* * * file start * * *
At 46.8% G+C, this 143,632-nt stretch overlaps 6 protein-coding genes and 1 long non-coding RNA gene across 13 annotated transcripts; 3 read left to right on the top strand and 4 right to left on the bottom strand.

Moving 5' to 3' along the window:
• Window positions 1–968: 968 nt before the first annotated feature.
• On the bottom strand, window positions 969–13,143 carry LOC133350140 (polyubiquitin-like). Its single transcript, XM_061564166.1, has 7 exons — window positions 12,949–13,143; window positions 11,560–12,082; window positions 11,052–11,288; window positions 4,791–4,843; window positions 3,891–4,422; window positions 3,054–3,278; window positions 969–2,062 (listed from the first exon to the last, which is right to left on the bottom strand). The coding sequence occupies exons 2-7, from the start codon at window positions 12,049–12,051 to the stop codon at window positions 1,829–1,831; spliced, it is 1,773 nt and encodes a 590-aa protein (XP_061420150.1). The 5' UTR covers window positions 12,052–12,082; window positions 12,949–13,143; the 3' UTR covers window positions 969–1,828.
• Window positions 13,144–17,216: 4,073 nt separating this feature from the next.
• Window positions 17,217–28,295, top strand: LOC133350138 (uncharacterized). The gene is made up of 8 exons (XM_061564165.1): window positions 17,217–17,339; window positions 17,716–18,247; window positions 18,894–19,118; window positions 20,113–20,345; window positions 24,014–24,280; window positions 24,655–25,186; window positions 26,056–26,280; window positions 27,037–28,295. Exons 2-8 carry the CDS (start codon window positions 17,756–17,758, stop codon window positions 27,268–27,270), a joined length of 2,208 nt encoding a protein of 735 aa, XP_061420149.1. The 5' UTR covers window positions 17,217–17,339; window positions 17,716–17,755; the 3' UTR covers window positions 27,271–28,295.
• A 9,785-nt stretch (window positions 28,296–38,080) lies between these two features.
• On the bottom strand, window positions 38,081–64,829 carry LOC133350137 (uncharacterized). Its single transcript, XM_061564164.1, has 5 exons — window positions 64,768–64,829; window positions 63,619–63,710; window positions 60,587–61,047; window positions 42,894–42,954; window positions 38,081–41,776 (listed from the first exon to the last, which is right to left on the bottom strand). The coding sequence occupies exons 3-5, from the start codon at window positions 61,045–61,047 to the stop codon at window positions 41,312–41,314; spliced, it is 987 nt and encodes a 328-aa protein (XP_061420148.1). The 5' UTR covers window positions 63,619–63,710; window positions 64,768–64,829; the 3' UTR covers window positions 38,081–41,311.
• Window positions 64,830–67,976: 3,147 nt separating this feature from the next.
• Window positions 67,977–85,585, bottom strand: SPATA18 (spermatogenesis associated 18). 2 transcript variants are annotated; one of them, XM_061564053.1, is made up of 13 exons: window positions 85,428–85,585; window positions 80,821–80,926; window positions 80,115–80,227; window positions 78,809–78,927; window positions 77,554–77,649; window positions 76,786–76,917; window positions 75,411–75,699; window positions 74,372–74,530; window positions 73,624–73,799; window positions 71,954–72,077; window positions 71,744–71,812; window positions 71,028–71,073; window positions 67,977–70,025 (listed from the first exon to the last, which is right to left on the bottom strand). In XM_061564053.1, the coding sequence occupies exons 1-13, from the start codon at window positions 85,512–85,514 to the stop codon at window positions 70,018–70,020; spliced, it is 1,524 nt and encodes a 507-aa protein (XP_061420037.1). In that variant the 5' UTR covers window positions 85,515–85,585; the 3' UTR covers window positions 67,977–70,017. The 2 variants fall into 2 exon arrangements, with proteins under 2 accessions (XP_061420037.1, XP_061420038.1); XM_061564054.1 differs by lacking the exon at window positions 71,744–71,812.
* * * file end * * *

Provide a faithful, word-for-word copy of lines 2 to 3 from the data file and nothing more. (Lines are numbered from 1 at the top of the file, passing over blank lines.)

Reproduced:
Moving 5' to 3' along the window:
• Window positions 1–968: 968 nt before the first annotated feature.